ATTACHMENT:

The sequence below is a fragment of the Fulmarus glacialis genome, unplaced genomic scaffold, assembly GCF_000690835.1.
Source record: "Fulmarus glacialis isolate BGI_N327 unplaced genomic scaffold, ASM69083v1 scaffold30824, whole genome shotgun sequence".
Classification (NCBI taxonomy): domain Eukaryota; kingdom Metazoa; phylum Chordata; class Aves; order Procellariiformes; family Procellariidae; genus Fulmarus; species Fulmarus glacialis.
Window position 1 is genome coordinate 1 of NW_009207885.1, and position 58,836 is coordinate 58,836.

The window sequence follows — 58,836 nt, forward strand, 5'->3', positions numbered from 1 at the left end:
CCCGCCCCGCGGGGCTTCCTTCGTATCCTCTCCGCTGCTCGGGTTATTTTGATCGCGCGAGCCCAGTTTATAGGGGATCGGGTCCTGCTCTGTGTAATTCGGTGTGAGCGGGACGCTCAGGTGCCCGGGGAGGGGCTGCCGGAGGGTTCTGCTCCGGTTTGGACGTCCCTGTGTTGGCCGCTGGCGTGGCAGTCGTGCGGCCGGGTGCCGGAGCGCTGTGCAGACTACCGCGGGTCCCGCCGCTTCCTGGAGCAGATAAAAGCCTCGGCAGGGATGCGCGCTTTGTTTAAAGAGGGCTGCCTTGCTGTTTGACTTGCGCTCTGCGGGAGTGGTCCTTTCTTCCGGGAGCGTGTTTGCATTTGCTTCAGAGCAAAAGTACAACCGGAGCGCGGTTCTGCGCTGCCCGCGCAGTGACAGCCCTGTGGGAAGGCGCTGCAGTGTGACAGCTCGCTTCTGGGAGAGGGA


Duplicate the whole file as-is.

The sequence below is a fragment of the Fulmarus glacialis genome, unplaced genomic scaffold, assembly GCF_000690835.1.
Source record: "Fulmarus glacialis isolate BGI_N327 unplaced genomic scaffold, ASM69083v1 scaffold30824, whole genome shotgun sequence".
Classification (NCBI taxonomy): domain Eukaryota; kingdom Metazoa; phylum Chordata; class Aves; order Procellariiformes; family Procellariidae; genus Fulmarus; species Fulmarus glacialis.
Window position 1 is genome coordinate 1 of NW_009207885.1, and position 58,836 is coordinate 58,836.

The window sequence follows — 58,836 nt, forward strand, 5'->3', positions numbered from 1 at the left end:
CCCGCCCCGCGGGGCTTCCTTCGTATCCTCTCCGCTGCTCGGGTTATTTTGATCGCGCGAGCCCAGTTTATAGGGGATCGGGTCCTGCTCTGTGTAATTCGGTGTGAGCGGGACGCTCAGGTGCCCGGGGAGGGGCTGCCGGAGGGTTCTGCTCCGGTTTGGACGTCCCTGTGTTGGCCGCTGGCGTGGCAGTCGTGCGGCCGGGTGCCGGAGCGCTGTGCAGACTACCGCGGGTCCCGCCGCTTCCTGGAGCAGATAAAAGCCTCGGCAGGGATGCGCGCTTTGTTTAAAGAGGGCTGCCTTGCTGTTTGACTTGCGCTCTGCGGGAGTGGTCCTTTCTTCCGGGAGCGTGTTTGCATTTGCTTCAGAGCAAAAGTACAACCGGAGCGCGGTTCTGCGCTGCCCGCGCAGTGACAGCCCTGTGGGAAGGCGCTGCAGTGTGACAGCTCGCTTCTGGGAGAGGGA